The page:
A new book has revealed the astonishing story of how an ex-Spitfire pilot from Birmingham foiled an international plot to firebomb London.
The year was 1947 – and in war-weary Britain the rubble from years of Nazi air raids and rocket attacks was still being cleared away.
But across the English Channel a group of fanatical terrorists were planning a new aerial blitz on the capital.
Members of the radical Zionist terror group the Stern Gang had decided to drop improvised bombs on the Foreign Office in Whitehall as part of their fight for a homeland.
The full details of the extraordinary plot and the heroic Spitfire pilot from Birmingham who helped foil it have now been revealed by American Middle East expert Alison Weir in her new book about the tangled history of US-Israeli political relations, Against Our Better Judgment.
"When Britain failed to accede to Zionist demands, an American rabbi named Baruch Korff fomented a plan to drop incendiary bombs on London," she revealed.
In the summer of 1947 Ukrainian-born Korff, a passionate supporter of the creation of a Jewish State, travelled from his home in Boston and made contact with members of the Stern Gang in Paris.
The Jewish militant group was at the time waging a brutal terrorist campaign against British forces which were in control in Palestine, in an attempt to force the Government to pull out of the territory.
Korff proposed hiring a civil aircraft in France and using it to scatter propaganda leaflets over London, following this up by dropping six home-made bombs on the city.
MI5 documents released in 2003 confirmed there was "A project for an air raid on London, in the course of which leaflets were to be dropped in the name of the Stern Gang, together with high-explosive bombs".
But the full details of the planned aerial attack have only now emerged in Weir's book.
In late August 1947, Korff approached Reginald Gilbert, a decorated 25-year-old World War II veteran, who flew Spitfires in the US Army Air Force (USAAF) during the war. At the time was studying at the University of Paris, and offered him a large cash sum to fly the plane on its bombing mission over London.
Born in Birmingham in 1922, Gilbert's family emigrated to America when he was a child, settling in St Louis, Missouri. Joining the US Army Air Force in 1942, Gilbert was posted to a squadron stationed in southern Italy in late 1943, from where he flew Spitfires and later Mustang fighters on bomber escort missions over Austria and southern Germany.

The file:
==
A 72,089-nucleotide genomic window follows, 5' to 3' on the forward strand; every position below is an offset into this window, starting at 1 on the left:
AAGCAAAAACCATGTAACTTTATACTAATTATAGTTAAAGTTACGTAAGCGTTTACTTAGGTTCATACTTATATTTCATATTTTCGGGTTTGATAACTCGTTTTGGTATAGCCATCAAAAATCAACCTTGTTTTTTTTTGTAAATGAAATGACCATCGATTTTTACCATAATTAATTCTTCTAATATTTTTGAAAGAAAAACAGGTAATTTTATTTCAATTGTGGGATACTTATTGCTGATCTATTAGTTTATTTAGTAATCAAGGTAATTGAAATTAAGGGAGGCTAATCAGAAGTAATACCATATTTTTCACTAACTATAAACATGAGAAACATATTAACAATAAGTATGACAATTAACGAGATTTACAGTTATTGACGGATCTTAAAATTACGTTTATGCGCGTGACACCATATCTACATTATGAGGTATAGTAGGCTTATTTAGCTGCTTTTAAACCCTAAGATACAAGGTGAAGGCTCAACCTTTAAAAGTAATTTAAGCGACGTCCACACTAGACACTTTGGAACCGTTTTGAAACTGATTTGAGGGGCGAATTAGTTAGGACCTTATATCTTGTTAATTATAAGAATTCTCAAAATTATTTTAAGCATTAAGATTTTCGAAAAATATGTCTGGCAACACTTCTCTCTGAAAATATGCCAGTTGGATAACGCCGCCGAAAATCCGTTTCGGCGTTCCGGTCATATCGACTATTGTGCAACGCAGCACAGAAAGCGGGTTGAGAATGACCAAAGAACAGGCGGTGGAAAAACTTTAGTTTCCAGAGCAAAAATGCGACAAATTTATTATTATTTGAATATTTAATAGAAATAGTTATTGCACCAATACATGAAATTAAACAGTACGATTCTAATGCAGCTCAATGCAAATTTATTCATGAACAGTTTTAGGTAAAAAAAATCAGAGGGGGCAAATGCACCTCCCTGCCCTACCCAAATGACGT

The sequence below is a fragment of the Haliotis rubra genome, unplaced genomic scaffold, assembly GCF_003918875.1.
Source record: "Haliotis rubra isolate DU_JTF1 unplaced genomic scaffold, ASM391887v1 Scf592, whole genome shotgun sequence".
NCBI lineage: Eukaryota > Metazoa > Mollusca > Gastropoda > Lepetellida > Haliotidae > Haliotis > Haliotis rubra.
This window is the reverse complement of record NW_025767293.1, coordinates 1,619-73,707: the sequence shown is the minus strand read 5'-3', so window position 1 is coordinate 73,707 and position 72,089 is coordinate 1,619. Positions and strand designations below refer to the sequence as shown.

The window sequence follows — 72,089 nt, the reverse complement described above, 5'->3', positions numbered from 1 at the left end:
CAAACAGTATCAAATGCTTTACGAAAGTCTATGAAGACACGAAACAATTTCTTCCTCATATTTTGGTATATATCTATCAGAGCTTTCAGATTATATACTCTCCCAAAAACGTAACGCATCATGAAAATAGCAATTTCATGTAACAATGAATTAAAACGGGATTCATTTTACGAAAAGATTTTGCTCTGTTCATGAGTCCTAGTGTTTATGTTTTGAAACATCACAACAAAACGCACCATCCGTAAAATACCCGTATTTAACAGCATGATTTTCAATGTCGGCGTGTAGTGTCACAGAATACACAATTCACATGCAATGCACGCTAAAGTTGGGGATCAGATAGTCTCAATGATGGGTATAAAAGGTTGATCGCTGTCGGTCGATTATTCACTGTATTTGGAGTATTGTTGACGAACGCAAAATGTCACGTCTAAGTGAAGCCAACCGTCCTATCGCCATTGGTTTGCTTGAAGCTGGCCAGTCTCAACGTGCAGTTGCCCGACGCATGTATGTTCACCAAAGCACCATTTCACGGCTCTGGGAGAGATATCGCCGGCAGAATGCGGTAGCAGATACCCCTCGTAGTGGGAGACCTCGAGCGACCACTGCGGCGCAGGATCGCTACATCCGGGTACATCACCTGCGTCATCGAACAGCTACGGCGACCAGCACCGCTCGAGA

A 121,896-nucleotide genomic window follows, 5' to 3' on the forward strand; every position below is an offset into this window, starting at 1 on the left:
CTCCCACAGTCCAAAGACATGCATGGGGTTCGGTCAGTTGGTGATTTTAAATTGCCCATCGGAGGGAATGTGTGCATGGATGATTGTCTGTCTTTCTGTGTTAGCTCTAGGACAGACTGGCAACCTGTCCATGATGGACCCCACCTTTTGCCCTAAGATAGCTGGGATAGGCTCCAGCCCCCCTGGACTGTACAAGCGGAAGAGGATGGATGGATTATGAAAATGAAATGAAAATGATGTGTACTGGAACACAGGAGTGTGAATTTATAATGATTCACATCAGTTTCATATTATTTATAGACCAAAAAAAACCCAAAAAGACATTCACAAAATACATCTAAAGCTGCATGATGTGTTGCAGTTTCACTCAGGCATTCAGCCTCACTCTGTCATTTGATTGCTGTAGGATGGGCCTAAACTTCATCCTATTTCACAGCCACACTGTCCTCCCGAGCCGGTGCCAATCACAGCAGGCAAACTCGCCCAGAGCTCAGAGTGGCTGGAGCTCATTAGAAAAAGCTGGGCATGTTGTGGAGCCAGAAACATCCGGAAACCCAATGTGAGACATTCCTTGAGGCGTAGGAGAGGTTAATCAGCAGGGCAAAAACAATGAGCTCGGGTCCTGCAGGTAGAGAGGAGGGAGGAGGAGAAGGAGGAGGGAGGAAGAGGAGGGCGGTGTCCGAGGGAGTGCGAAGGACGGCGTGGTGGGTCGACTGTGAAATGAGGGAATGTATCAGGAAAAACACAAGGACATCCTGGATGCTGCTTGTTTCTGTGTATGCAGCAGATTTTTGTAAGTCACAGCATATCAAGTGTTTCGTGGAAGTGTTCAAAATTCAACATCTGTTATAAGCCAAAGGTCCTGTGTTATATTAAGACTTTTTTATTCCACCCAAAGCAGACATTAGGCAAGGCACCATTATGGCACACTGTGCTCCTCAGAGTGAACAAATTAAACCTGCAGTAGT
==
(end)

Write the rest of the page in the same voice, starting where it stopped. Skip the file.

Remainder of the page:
He ended the war with three confirmed enemy 'kills' and several 'probables', and then briefly became a test pilot, flying among others America's first jet fighter, the Bell Airacomet.
Gilbert pretended to accept Korff's offer but immediately after their meeting went to the French police, who warned the British Embassy of the Stern Gang‘s plot. MI5 then became involved, persuading Gilbert to play along with their plan.
On the evening of September 6, as Gilbert, Korff and a female Stern Gang member, Hungarian Judith Rosenberger, climbed aboard the aircraft at Toussus-le-Noble airfield near Versailles – which, ironically, had been used by the Luftwaffe to bomb England during the Blitz – French police officers disguised as ground crew drew their pistols and arrested Korff and Rosenberger.
In two suitcases carried by Korff were found thousands of propaganda leaflets demanding that the British Government withdraw its forces from Palestine.
Gilbert was secretly flown to an RAF base in England and placed in protective custody by Special Branch.
Days later, he gave an interview to a US newspaper in which he shed more light on the Stern Gang plot, revealing that Korff had changed the target from the House of Commons to the Foreign Office building "because Korff held a grudge against that Office for refusing him a visa to Palestine".
The young pilot also disclosed that, when he pointed out to Korff fog could prevent him finding the target, the rabbi told him to drop the bombs anywhere over London, brushing aside Gilbert's concerns that innocent civilians would be killed.
"They are British," Gilbert recalled Korff telling him, "so they are our enemy."
In the days following Korff's arrest 10 other members of the gang were rounded up by the French police and the explosive devices to be used in the raid – contained in six fire extinguishers – were discovered in a Parisian apartment.
While being held in the Sante prison in Paris, Korff went on hunger strike and gave a press interview from his cell, in which he insisted that he was the victim of an elaborate British ploy to discredit the Zionist cause.
"He [Gilbert] planned the affair to happen just as it did. That is going to be our defence against the charges of the French Government," he stated.
Korff's supporters in America, meanwhile, lobbied the US State Department to intervene on his behalf. On November 22, French prosecutors dropped all charges against Korff and the ten others, much to the fury of the Government.
Korff, who died in 1995, received a hero's welcome from his supporters when he arrived back in Boston a few weeks later. He would continue to court controversy and in later life achieved some notoriety as a trusted confidant of President Richard Nixon, whom he stoutly defended during the Watergate scandal.
Gilbert, on the other hand, made a more low-key return to the States after his brief moment in the media spotlight, and rarely spoke of his role in thwarting the potentially devastating attack on Britain's capital city.
Against Our Better Judgment, by Alison Weir, is now available to buy in paperback from Amazon.
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